About the blog: What Things Are Made Of


The United States relies on imports for dozens of commodities in everyday use. Often enough, that reliance is 100%. In this book I aim to provide awareness of the hidden geology and mineralogy behind common things, and to develop an appreciation for the global resource distribution that underpins our society. While concerns about oil import reliance are in the news every day, our needs for other minerals are comparable and are typically unknown even to technologically aware Americans.

Saturday, February 20, 2010

Cooking, cleaning, cooling

Fluorine is another relatively obscure element, but one virtually every American has in his or her home.

Fluorine gas derives mostly from the mineral fluorite—a beautiful mineral, prized by collectors for its multicolored cubic crystals. The Cave-in-Rock District, along the Ohio River in southern Illinois, once produced most of the world’s fluorite (also known as fluorspar). Those mines are closed now, and the U.S. is dependent on imports for 100% of the fluorspar that we consume, amounting to more than 400,000 tons each year.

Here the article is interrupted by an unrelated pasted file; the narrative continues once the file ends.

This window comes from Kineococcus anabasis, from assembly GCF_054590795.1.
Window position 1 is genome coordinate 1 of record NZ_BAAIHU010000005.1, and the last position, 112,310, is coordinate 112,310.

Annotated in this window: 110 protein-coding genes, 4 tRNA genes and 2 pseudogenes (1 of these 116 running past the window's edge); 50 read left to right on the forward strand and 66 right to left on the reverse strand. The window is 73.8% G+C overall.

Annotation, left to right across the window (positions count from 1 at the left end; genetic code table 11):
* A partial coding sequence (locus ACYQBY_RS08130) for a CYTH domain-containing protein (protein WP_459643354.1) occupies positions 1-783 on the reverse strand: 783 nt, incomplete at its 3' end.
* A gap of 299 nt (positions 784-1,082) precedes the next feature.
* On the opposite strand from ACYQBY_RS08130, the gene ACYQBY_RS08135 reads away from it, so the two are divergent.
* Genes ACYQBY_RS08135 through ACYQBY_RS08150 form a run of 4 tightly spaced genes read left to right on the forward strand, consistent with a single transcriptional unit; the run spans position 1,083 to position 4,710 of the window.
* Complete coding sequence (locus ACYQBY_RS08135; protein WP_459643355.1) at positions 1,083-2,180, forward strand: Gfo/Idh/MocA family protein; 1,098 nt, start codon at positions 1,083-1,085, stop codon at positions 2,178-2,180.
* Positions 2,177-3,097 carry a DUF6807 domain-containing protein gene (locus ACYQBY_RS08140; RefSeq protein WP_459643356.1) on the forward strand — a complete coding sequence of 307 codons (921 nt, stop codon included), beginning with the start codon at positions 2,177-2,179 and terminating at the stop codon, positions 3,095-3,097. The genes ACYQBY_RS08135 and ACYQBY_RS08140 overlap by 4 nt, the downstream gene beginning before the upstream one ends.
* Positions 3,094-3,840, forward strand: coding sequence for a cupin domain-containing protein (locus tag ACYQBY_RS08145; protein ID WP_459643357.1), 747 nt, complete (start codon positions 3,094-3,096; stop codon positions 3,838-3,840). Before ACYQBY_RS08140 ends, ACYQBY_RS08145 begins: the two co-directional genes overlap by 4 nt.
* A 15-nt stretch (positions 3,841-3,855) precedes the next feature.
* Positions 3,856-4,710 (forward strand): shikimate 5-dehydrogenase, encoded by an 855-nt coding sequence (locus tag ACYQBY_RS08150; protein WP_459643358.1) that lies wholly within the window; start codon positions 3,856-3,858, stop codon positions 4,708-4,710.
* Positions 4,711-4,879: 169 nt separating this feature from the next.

Where does it go? Most fluorine goes to make hydrofluoric acid, critical in aluminum and uranium processing. And hydrofluoric acid is the feedstock for all fluorine-bearing chemicals, and this is where fluorine ends up in homes.

Teflon in non-stick cookware and Freon in air-conditioning systems are brand names for fluorinated compounds. Then there’s fluoride in toothpaste and municipal water systems, not as a communist plot but to alleviate tooth decay because fluorine in the crystal structure of calcium phosphate (the mineral making bones and teeth) is stronger than otherwise.

Enamel coating your stove almost certainly contains fluorine. Glass and steel manufacture demand it, as does cement production.

Where does the U.S. get fluorspar? Most imports (52% in recent years) come from world production leader China. Another 34% is imported from Mexico, with South Africa a distant third as a U.S. fluorspar supplier.

Photo of fluorite from Cave-in-Rock by Richard Gibson

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